Why retinal ganglion cells are important in glaucoma?

Why retinal ganglion cells are important in glaucoma?

The retina is a thin tissue in the back of the eye containing different kinds of nerve cells. Among these are retinal ganglion cells (RGCs) — and they are particularly important in glaucoma because they are the cells that are damaged primarily by the disease.

What triggers apoptosis of retinal ganglion cells in glaucoma?

An established theory is that elevated IOP induces physical changes at the ONH, visualized clinically as optic disc cupping, which causes optic nerve axonal compression at the lamina cribrosa, blockage of axoplasmic flow, and interference in retrograde neurotrophin transport to RGCs, leading to cell death.

What cells are affected by glaucoma?

1 2 Glaucoma patients have characteristic fields of visual loss which enlarge as the disease progresses. Thus, glaucomatous optic neuropathy may not be a chronic degeneration of the whole of the optic nerve and ganglion cell somata but rather a series of acute losses of individual, or groups of, ganglion cells.

What is glaucoma retinal ganglion cells?

Retinal ganglion cell (RGC) loss is the hallmark of optic neuropathies, including glaucoma, where damage to RGC axons occurs at the level of the optic nerve head. In experimental glaucoma, damage is assessed at the axon level (in the retinal nerve fibre layer and optic nerve head) or at the soma level (in the retina).

What do retinal ganglion cells respond to?

In a popular view of retinal function, each ganglion cell responds to a small region of interest in the visual image, known as its receptive field, and is specialized for certain image features within that window. When a cell encounters that image feature, the neuron responds by firing one or more spikes.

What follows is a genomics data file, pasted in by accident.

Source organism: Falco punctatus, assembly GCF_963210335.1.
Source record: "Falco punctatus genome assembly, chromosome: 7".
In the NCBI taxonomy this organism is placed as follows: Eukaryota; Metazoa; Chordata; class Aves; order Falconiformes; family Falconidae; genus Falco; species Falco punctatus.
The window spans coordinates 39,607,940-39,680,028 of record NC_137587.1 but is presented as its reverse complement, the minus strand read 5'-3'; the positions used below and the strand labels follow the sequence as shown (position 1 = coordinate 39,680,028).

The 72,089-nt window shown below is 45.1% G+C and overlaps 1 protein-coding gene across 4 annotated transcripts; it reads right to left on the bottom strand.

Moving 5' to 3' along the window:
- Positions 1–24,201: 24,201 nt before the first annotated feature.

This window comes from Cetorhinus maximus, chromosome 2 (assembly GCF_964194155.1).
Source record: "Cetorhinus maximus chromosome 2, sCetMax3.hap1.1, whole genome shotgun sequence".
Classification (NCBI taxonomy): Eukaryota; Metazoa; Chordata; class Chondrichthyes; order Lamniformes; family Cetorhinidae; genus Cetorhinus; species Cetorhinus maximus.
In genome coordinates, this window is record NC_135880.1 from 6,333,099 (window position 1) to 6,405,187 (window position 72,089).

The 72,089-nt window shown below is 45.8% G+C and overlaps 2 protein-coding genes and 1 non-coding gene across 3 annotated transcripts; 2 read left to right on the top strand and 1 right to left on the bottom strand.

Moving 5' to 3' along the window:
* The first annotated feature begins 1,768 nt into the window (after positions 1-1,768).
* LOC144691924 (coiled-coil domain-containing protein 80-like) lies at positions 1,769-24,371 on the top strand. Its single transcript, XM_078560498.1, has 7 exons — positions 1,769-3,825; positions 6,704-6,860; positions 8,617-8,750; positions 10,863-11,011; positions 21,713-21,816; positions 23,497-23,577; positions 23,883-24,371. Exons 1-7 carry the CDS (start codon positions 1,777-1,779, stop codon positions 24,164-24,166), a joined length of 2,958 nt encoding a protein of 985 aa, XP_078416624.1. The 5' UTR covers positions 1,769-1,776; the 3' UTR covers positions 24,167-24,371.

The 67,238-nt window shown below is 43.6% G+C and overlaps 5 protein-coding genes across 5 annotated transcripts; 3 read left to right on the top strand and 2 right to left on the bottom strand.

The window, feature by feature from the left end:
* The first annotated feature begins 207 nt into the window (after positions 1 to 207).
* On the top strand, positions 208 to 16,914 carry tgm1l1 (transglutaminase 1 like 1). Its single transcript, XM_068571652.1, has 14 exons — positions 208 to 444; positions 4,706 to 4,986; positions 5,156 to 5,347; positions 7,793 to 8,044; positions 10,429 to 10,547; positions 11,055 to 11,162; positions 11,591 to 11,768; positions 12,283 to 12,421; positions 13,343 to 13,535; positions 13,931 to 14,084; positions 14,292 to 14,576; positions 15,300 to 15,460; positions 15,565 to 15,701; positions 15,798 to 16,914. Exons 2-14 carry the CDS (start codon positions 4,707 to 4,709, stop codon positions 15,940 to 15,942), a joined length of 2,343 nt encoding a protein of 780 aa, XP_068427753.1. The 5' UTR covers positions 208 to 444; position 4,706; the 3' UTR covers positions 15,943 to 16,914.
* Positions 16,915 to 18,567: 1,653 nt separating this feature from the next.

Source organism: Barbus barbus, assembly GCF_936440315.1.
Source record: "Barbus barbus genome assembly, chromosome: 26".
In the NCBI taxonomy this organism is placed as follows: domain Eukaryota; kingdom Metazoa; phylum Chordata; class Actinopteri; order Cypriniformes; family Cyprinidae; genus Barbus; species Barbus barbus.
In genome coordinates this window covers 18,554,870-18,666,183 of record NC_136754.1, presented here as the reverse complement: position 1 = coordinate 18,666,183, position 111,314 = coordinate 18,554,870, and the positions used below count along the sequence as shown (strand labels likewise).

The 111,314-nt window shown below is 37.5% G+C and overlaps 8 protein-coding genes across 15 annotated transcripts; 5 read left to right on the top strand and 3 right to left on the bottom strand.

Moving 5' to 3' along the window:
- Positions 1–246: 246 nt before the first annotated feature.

Can glaucoma cause brain damage?

Elevated intraocular pressure in glaucoma can injure retinal ganglion cells and trigger the spread of disease to connected target vision structures of the brain. Glaucomatous degeneration has been observed in retrobulbar and intracranial optic nerve, lateral geniculate nucleus, and visual cortex of the brain.

Does glaucoma affect the retina?

Glaucoma damages the retinal ganglion cells and eventually causes them to die. Also, glaucoma typically damages the retinal ganglion cells in a pattern in which the peripheral (side) vision is affected first. These changes to vision typically go unnoticed because one eye can compensate for the other.

What are bipolar cells in eye?

Bipolar cells are the only neurons that connect the outer retina to the inner retina. They implement an ‘extra’ layer of processing that is not typically found in other sensory organs.

How are retinal ganglion cells affected by glaucoma?

Retinal ganglion cells are specialized neurons that send visual information from the eye’s retina to the brain. Increased pressure within the eye can contribute to retinal ganglion cell damage, leading to glaucoma. Even with pressure-lowering drugs, these cells eventually die, leading to vision loss.

Why does RNFL decrease as glaucoma progresses?

As glaucoma advances, RNFL measurement continues to decrease but it doesn’t go to zero, which is known as the “floor effect.” This is because the architectural support made up by Müller cells, astroglia, microglia and blood vessels doesn’t degenerate completely with retinal ganglion cell axons.

What causes thinning of the macula in glaucoma?

Glaucoma can cause thinning of the macula early in the disease, especially the inferior macula, from which the retinal ganglion cells project to the inferotemporal region of the disc. Previous histology studies have shown that thinning of the macula, due to selective loss of retinal ganglion cells, occurs in glaucoma.

Why do retinal ganglion cell axons fail to regenerate?

There is some evidence, however, that retinal ganglion cell axons fail to regenerate not only because of CNS glial or other inhibition, but also undergo intrinsic changes during embryonic development that render them refractory to regeneration. As in the spinal cord, these axons can regenerate early in development, but lose this ability later.

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